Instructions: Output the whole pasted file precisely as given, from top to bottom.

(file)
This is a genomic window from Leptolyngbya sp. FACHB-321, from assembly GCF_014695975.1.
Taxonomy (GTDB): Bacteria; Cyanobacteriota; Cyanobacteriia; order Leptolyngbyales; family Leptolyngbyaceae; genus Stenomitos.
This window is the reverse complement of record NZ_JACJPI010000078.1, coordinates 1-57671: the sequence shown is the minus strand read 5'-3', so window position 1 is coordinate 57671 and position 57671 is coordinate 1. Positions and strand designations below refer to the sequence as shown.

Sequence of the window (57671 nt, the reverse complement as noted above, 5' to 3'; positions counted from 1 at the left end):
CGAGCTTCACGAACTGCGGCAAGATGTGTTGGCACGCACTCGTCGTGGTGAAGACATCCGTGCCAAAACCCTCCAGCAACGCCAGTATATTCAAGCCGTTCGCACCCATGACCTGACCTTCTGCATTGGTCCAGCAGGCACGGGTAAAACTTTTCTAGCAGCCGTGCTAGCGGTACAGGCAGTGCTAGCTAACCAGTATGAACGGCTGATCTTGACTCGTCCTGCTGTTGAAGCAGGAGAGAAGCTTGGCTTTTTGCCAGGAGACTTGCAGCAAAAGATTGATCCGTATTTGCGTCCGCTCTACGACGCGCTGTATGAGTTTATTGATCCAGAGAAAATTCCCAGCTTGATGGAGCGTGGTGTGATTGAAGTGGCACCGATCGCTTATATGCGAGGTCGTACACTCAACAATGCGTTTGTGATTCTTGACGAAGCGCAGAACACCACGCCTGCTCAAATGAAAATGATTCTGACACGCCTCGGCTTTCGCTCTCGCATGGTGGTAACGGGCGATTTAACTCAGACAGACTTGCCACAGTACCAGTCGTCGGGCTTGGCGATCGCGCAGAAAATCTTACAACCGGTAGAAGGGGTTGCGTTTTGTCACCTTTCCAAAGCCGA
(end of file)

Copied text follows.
This is a genomic window from Leptolyngbya sp. FACHB-321, from assembly GCF_014695975.1.
Taxonomy (GTDB): Bacteria; Cyanobacteriota; Cyanobacteriia; order Leptolyngbyales; family Leptolyngbyaceae; genus Stenomitos.
This window is the reverse complement of record NZ_JACJPI010000078.1, coordinates 1-57671: the sequence shown is the minus strand read 5'-3', so window position 1 is coordinate 57671 and position 57671 is coordinate 1. Positions and strand designations below refer to the sequence as shown.

Sequence of the window (57671 nt, the reverse complement as noted above, 5' to 3'; positions counted from 1 at the left end):
CGAGCTTCACGAACTGCGGCAAGATGTGTTGGCACGCACTCGTCGTGGTGAAGACATCCGTGCCAAAACCCTCCAGCAACGCCAGTATATTCAAGCCGTTCGCACCCATGACCTGACCTTCTGCATTGGTCCAGCAGGCACGGGTAAAACTTTTCTAGCAGCCGTGCTAGCGGTACAGGCAGTGCTAGCTAACCAGTATGAACGGCTGATCTTGACTCGTCCTGCTGTTGAAGCAGGAGAGAAGCTTGGCTTTTTGCCAGGAGACTTGCAGCAAAAGATTGATCCGTATTTGCGTCCGCTCTACGACGCGCTGTATGAGTTTATTGATCCAGAGAAAATTCCCAGCTTGATGGAGCGTGGTGTGATTGAAGTGGCACCGATCGCTTATATGCGAGGTCGTACACTCAACAATGCGTTTGTGATTCTTGACGAAGCGCAGAACACCACGCCTGCTCAAATGAAAATGATTCTGACACGCCTCGGCTTTCGCTCTCGCATGGTGGTAACGGGCGATTTAACTCAGACAGACTTGCCACAGTACCAGTCGTCGGGCTTGGCGATCGCGCAGAAAATCTTACAACCGGTAGAAGGGGTTGCGTTTTGTCACCTTTCCAAAGCCGA